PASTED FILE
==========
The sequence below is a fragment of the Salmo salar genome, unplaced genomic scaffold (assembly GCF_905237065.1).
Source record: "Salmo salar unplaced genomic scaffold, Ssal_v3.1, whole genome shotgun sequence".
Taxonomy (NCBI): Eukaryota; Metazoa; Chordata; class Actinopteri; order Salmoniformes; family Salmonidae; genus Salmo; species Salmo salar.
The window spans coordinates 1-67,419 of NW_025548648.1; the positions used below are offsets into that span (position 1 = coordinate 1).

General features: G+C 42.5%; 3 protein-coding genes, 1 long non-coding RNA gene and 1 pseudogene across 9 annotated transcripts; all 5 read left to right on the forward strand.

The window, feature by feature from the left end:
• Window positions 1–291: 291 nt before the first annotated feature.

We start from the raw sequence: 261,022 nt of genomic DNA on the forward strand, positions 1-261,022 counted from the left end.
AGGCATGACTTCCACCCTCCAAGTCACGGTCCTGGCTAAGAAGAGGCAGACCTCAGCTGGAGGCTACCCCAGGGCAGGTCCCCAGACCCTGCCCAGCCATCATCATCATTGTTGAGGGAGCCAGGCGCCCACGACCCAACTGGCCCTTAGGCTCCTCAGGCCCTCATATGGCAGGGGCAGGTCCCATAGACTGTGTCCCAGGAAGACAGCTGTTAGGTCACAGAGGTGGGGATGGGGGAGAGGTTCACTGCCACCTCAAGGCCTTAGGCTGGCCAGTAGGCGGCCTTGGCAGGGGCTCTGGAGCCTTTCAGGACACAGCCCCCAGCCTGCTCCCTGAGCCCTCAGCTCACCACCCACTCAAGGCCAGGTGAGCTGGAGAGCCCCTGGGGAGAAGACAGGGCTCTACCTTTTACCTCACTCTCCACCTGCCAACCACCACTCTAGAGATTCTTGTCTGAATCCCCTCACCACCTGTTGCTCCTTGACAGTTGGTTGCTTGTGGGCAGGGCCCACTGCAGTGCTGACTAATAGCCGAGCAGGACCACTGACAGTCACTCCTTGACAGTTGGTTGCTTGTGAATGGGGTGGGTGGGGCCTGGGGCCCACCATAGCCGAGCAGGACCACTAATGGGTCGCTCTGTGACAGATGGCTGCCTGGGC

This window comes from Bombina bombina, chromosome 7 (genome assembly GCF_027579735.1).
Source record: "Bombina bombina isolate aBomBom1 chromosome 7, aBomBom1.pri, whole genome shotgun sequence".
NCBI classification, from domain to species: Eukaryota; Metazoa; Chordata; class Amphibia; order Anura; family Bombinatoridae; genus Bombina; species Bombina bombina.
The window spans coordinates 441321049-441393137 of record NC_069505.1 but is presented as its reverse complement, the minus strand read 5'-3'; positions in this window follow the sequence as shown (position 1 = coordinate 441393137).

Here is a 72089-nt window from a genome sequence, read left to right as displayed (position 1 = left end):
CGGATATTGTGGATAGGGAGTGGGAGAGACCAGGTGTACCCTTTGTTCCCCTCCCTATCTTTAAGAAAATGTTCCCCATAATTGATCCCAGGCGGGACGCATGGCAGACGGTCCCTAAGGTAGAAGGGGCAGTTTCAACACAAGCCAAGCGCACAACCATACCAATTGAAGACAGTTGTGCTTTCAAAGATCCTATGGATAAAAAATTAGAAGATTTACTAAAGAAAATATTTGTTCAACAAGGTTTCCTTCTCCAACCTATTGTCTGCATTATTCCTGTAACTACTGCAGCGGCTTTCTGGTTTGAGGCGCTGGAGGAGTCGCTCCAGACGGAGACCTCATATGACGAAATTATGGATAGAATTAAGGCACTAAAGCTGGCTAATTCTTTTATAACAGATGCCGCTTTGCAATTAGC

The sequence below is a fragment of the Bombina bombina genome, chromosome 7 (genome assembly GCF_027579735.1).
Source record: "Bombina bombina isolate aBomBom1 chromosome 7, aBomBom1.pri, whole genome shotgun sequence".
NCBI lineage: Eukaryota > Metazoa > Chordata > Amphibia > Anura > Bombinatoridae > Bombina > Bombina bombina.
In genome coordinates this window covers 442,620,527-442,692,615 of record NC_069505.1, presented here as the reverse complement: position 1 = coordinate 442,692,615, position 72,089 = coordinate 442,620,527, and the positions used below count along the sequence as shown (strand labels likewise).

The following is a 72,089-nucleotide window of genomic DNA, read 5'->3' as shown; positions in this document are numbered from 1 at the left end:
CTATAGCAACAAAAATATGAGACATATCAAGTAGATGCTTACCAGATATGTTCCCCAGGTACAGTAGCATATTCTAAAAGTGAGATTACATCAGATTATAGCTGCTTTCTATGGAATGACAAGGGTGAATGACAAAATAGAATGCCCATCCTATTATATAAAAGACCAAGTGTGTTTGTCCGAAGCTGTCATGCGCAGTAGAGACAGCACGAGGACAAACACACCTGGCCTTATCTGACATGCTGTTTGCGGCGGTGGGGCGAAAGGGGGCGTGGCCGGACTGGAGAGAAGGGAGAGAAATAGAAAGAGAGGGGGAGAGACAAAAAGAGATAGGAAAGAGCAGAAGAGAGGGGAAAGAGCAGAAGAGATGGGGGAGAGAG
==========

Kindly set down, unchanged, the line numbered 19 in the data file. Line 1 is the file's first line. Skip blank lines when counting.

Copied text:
In genome coordinates this window covers 442,620,527-442,692,615 of record NC_069505.1, presented here as the reverse complement: position 1 = coordinate 442,692,615, position 72,089 = coordinate 442,620,527, and the positions used below count along the sequence as shown (strand labels likewise).